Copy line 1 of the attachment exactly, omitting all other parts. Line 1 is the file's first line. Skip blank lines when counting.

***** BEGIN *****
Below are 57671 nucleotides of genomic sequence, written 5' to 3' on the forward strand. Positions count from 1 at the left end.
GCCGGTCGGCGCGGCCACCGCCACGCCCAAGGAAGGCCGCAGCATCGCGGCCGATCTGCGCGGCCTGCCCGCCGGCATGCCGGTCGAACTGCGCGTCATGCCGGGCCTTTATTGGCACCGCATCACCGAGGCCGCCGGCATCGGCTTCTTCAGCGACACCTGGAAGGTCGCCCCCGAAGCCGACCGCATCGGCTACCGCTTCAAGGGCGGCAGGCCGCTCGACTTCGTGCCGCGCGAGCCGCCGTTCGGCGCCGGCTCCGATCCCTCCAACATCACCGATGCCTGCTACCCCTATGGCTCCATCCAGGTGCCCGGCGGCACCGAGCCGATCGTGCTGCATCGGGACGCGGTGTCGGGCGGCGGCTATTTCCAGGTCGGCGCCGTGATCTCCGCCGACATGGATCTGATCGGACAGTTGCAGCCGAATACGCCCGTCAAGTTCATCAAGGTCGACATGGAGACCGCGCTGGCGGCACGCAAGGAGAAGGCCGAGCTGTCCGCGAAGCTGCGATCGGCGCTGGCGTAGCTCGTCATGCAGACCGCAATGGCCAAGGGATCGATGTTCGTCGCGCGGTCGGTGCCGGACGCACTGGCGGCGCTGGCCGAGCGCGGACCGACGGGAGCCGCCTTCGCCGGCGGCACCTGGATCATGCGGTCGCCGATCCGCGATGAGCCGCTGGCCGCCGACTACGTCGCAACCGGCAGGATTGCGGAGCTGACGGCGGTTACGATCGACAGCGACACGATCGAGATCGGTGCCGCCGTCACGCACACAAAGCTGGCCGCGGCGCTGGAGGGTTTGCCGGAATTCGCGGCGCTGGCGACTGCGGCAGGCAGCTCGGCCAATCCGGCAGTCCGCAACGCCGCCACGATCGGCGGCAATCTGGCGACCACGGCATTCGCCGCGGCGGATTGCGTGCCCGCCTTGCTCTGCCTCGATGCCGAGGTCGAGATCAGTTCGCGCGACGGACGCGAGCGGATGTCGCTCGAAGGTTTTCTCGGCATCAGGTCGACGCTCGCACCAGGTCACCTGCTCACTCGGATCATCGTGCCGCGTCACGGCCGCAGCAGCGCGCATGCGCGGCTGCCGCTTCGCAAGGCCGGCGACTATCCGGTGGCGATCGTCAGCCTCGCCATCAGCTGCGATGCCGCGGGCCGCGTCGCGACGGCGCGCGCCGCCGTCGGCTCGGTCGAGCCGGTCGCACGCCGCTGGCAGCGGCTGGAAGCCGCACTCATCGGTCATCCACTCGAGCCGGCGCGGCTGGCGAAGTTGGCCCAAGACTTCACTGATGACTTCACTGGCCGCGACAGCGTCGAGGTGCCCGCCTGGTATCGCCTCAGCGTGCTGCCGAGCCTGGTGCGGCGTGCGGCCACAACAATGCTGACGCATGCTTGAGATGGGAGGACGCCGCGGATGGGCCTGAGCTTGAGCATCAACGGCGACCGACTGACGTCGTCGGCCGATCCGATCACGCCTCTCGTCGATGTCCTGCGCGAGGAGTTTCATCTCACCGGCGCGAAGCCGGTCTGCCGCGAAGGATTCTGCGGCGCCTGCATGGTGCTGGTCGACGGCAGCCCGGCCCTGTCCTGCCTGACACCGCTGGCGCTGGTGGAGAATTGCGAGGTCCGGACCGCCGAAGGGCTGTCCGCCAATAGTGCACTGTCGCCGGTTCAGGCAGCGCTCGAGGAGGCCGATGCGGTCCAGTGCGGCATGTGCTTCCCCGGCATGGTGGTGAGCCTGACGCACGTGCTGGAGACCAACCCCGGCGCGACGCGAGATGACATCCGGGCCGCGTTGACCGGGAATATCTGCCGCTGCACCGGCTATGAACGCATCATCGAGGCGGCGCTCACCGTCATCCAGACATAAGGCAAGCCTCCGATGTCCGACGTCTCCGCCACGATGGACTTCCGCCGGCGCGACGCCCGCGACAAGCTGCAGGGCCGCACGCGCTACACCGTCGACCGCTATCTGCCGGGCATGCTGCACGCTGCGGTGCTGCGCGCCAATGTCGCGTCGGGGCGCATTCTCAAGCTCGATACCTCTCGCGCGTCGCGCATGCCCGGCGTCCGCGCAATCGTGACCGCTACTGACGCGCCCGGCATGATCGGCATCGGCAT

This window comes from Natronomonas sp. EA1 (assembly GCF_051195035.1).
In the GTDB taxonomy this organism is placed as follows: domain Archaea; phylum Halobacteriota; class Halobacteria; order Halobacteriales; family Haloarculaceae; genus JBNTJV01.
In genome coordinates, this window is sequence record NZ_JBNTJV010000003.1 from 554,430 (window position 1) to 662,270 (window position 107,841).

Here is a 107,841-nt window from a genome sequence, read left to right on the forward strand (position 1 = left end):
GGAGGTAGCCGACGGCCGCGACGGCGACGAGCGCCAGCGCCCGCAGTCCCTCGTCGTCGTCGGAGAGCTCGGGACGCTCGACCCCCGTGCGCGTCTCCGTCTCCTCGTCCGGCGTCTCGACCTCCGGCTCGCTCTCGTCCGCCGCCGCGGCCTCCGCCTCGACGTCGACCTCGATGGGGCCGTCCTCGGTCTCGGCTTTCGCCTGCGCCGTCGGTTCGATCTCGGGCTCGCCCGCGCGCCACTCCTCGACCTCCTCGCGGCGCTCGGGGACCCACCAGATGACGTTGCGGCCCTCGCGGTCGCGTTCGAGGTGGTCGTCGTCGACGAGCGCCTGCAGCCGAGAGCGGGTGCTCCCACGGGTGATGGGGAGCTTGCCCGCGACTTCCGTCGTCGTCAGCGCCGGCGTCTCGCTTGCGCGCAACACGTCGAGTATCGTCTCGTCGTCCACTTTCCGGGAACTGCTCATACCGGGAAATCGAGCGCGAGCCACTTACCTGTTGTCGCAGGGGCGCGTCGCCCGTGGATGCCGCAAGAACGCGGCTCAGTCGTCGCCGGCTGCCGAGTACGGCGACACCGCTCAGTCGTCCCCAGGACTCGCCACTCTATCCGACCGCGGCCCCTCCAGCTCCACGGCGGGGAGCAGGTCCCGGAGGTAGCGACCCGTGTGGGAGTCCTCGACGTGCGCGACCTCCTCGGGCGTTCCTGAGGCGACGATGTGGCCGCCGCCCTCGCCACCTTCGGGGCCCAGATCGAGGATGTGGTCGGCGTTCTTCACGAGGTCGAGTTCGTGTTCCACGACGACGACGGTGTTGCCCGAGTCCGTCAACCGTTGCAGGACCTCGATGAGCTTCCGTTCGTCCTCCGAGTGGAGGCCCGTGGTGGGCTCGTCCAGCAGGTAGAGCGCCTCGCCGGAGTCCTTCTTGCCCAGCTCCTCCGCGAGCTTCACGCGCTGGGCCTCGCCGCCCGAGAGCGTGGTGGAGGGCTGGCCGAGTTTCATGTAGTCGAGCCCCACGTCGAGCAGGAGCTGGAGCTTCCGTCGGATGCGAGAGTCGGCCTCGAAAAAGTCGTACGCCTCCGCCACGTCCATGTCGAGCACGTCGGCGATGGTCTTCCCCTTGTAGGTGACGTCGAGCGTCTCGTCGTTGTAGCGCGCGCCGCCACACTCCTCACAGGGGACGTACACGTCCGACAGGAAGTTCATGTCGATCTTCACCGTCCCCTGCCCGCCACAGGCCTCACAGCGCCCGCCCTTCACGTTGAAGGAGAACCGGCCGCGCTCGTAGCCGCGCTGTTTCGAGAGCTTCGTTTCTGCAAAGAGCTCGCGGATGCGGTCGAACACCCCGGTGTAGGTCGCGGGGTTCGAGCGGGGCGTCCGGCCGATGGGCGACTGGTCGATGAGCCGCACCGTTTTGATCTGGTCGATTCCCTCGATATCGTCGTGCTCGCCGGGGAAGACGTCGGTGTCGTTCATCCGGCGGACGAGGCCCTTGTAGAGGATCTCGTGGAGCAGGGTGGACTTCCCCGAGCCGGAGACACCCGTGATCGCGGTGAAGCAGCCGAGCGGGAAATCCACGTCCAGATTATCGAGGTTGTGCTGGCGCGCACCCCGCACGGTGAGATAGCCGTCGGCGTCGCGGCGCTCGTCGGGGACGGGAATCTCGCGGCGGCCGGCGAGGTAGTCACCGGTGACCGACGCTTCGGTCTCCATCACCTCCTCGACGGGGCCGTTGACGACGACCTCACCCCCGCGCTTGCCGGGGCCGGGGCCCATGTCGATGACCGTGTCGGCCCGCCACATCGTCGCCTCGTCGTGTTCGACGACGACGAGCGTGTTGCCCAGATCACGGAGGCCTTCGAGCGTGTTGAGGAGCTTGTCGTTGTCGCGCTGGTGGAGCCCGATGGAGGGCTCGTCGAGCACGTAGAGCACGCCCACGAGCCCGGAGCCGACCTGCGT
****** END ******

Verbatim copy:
Below are 57671 nucleotides of genomic sequence, written 5' to 3' on the forward strand. Positions count from 1 at the left end.